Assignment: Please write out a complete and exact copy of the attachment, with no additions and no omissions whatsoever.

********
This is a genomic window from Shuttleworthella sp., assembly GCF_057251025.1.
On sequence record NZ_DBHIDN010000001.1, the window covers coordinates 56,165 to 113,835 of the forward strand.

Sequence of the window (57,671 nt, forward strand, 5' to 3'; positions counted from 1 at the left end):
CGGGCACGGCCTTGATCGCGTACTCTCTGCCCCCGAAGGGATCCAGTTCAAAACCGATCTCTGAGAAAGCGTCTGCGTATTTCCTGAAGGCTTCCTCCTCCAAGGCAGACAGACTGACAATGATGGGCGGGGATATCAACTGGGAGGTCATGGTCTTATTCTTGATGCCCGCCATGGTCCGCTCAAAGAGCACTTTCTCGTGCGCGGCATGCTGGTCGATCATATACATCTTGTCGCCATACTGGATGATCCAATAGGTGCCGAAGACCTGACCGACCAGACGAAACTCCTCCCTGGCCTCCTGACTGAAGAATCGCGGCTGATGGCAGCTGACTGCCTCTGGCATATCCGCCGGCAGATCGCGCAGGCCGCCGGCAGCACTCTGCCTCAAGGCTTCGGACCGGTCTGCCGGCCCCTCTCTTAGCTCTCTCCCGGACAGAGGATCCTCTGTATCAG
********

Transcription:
This is a genomic window from Shuttleworthella sp., assembly GCF_057251025.1.
On sequence record NZ_DBHIDN010000001.1, the window covers coordinates 56,165 to 113,835 of the forward strand.

Sequence of the window (57,671 nt, forward strand, 5' to 3'; positions counted from 1 at the left end):
CGGGCACGGCCTTGATCGCGTACTCTCTGCCCCCGAAGGGATCCAGTTCAAAACCGATCTCTGAGAAAGCGTCTGCGTATTTCCTGAAGGCTTCCTCCTCCAAGGCAGACAGACTGACAATGATGGGCGGGGATATCAACTGGGAGGTCATGGTCTTATTCTTGATGCCCGCCATGGTCCGCTCAAAGAGCACTTTCTCGTGCGCGGCATGCTGGTCGATCATATACATCTTGTCGCCATACTGGATGATCCAATAGGTGCCGAAGACCTGACCGACCAGACGAAACTCCTCCCTGGCCTCCTGACTGAAGAATCGCGGCTGATGGCAGCTGACTGCCTCTGGCATATCCGCCGGCAGATCGCGCAGGCCGCCGGCAGCACTCTGCCTCAAGGCTTCGGACCGGTCTGCCGGCCCCTCTCTTAGCTCTCTCCCGGACAGAGGATCCTCTGTATCAG